Today I filled in a reference for a former student who wishes to undertake a course at Judge Business School, University of Cambridge. The experience was so bad, so bad, that it inspired me to write this blog post.
Let's remember the setup. I'm not being paid to write this reference. I'm doing it as a favour to my former student, and as a favour to my academic colleagues at the University of Cambridge. I'm happy to do it to help both sides. But - and it's appropriate to repeat this when it is after all a business school I am talking about - I'm not being paid for this task.
Also let's straight away take the student off the hook. They want to do a course at this famous Business School, so they have no choice but to ask me to supply a reference according to the demands of Cambridge University.
You might think in these circumstances - doing unpaid work for their direct benefit - the University of Cambridge might make my life as easy as is reasonably possible.
Instead they use some online reference software provided by - I won't name them because they don't deserve an extra hit on Google Search. Though now I think about it, the name of the firm is appropriate as it reminds me of Hobson's Choice, an unpleasant choice where no alternative is offered.
Here are some of the highlights of my experience. Ignoring of the course it being ridiculous to have to use special purpose software in the first place - Cambridge should give me multiple options to make my life easier. But let's pass that by quickly.
First piece of joy. I was sent in plain text a username and password. (Yep, password in plain text because nobody at Cambridge is a world expert on security).
Well, actually that's pretty standard, it washes by me. But first thing I had to do was ... be forced to change my password! For what is to all intents and purposes a one-time logon: it would be a miracle if this login was used the next time they ask me to write a reference. As usual, non security enhancing requirements were made. So yeah, they wasted my time making me choose a password I will never use after they sent me an initial password by email.
Another thing I particularly liked was being asked to provide a phone number with numbers only. Guys, phone numbers sometimes require non numbers, especially the + for country code. And people like to write spaces and brackets while computers are good at stripping them out. But the better one was being told the date format for today was incorrectly entered: I think I left out the initial 0 on the date. It would of course be hard to automatically enter today's date for me.
Apart from starting to mentally write this blog post at this point, I actually got to the bit where I could start to enter my opinions. Which was not too bad except that ... after being forced to use this web form I was not allowed a text box to enter my comments in. I had to upload my comments in a document. Umm, why no choice to type it or paste it? I was asked to do it on headed notepaper, because umm, actually I can't think of a reason. Headed notepaper used to be a very slight fraud deterrent, indicating the letter was from somebody with access to it. Nowadays of course, it's a mild pain for academics at a University to provide an electronic document on headed paper (the clue is in the name, paper, this is an electronic document guys!) and of course no problem at all for somebody who intercepted the email to forge if they wish.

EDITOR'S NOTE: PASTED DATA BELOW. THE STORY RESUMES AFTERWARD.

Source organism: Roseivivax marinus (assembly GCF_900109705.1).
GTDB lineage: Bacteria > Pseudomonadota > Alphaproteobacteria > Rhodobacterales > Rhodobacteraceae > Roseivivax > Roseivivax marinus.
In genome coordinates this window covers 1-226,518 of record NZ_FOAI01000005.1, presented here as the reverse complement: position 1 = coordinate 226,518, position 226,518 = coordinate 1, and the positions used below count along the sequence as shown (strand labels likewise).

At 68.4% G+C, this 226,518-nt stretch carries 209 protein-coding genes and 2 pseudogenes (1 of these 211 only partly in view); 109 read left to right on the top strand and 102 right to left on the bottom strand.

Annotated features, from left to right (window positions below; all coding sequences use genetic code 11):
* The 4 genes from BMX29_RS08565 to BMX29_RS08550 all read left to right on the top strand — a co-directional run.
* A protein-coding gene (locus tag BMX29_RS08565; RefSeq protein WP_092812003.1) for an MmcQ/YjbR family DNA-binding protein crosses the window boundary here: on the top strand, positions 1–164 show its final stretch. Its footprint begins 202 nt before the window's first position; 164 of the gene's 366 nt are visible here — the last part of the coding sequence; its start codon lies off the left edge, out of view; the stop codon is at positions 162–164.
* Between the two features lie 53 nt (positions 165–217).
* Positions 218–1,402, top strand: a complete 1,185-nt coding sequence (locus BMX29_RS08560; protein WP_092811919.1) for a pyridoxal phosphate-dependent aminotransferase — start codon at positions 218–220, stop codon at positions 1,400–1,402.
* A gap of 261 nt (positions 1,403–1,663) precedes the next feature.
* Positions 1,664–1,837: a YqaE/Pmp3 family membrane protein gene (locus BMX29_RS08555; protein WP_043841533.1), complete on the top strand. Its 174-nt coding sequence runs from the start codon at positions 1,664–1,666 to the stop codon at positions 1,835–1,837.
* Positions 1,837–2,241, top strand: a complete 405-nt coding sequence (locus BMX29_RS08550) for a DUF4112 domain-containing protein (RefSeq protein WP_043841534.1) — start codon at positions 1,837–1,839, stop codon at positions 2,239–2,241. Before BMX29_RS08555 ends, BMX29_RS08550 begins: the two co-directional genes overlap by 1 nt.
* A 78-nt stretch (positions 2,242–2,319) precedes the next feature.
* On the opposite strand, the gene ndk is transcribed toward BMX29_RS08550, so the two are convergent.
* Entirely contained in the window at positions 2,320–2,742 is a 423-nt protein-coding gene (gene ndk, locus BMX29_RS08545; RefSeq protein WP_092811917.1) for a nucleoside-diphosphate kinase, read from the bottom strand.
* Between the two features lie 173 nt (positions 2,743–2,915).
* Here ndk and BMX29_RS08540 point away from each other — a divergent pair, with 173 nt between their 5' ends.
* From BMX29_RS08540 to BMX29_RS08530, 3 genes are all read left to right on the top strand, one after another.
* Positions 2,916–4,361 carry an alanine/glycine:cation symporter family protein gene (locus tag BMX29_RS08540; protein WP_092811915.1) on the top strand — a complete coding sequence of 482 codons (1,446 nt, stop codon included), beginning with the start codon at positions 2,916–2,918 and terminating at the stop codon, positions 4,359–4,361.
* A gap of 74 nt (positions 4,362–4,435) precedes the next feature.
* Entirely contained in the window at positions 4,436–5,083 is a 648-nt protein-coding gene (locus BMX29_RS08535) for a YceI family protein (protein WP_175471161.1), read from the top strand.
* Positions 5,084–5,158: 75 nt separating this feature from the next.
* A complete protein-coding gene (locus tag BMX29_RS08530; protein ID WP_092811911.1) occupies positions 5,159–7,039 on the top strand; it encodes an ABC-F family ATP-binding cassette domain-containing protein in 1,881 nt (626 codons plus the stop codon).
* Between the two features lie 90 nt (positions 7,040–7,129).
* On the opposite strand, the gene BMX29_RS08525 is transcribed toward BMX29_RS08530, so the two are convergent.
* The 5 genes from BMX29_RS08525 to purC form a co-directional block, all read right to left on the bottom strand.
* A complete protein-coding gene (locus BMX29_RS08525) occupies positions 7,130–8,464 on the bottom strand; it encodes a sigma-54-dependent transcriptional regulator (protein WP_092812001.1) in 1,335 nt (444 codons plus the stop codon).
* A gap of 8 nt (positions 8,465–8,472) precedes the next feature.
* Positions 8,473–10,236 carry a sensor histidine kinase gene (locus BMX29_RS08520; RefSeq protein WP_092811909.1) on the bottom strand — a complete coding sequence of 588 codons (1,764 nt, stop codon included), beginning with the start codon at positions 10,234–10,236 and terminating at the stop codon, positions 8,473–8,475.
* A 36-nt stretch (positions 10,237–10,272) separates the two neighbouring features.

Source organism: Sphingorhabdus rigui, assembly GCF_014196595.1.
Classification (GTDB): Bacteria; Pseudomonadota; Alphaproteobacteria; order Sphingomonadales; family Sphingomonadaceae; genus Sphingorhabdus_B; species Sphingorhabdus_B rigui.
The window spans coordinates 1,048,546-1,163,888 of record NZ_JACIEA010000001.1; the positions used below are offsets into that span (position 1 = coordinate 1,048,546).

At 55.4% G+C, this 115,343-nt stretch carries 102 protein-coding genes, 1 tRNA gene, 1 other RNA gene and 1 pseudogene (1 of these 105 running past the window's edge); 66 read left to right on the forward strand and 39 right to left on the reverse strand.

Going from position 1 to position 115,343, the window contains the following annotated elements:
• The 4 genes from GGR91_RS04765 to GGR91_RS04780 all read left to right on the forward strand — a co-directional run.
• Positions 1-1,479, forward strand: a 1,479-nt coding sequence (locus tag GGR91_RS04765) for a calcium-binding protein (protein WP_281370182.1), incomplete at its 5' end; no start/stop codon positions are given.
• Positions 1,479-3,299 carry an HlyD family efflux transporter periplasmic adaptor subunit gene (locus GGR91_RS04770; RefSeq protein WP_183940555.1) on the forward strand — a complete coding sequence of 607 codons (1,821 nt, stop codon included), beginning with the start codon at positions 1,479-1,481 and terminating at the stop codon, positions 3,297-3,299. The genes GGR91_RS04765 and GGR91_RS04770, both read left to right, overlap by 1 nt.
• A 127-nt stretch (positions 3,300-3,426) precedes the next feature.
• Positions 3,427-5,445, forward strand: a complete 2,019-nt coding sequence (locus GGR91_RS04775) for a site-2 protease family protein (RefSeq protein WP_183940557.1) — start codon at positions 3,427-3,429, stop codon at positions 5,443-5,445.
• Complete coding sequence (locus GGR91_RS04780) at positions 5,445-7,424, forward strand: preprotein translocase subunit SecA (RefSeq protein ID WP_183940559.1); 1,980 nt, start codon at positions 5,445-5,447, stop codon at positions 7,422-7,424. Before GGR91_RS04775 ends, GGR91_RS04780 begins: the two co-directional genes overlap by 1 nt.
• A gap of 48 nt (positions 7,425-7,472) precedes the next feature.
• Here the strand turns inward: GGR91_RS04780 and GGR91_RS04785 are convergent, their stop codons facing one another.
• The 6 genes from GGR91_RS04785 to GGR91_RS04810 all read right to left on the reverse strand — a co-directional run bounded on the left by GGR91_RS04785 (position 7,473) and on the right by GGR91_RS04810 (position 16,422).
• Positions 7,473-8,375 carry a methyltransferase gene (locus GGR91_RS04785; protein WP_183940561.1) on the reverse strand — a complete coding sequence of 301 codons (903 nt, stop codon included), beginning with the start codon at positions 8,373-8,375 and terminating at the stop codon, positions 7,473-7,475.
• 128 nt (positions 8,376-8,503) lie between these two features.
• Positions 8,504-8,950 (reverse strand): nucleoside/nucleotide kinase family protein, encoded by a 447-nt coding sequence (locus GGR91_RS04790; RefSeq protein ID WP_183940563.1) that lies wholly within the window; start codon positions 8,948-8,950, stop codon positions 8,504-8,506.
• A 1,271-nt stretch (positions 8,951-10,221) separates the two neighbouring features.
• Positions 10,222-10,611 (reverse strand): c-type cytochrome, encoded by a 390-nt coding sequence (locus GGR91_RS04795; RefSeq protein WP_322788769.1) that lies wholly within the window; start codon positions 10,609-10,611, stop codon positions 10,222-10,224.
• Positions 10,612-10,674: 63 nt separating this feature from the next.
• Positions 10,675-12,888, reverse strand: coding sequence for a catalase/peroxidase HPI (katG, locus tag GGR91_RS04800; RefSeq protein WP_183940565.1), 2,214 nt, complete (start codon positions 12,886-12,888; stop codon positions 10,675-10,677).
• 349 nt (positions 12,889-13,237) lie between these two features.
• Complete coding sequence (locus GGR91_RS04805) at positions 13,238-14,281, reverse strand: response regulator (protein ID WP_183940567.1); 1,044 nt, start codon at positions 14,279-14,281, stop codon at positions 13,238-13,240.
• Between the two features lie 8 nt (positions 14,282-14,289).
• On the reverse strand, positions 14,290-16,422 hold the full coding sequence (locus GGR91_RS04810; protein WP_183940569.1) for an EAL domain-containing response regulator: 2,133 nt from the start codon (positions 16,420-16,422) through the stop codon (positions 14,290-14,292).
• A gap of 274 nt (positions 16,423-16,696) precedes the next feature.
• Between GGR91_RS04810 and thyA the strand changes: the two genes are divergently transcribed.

All of this shameful non-usability, inconvenience, and complete lack of consideration to the person who is paying with their time and effort, is sadly par for the course in writing references these days. I probably wouldn't have bothered with this post except for one last vignette.
At one point I was told that my comments were confidential and would not be disclosed to the candidate. So apparently Judge Business School (or their online reference providers) have some magic exemption to the data protection act? The irony is, that according to my University, I cannot be forced to provide this reference, but Cambridge might be. Actually I always assume that references might be shown to the student, and would never write something that fundamentally could not be (even if what I write may not always be what they want to read.) But a blanket statement which essentially ignores the Data Protection Act - and remember provided by a company who is providing a service so are assumed to be experts?
I titled this post by stating that whatever these choice people are paying the University of Cambridge for the right to upset their referees and thereby disadvantage both the University and their potential students, it's not enough. I take that back. If it's several million a year then that's enough to pay me £1000 or so for the benefit of my reference and my later thoughts of this blog post. You've got my address in your reference system.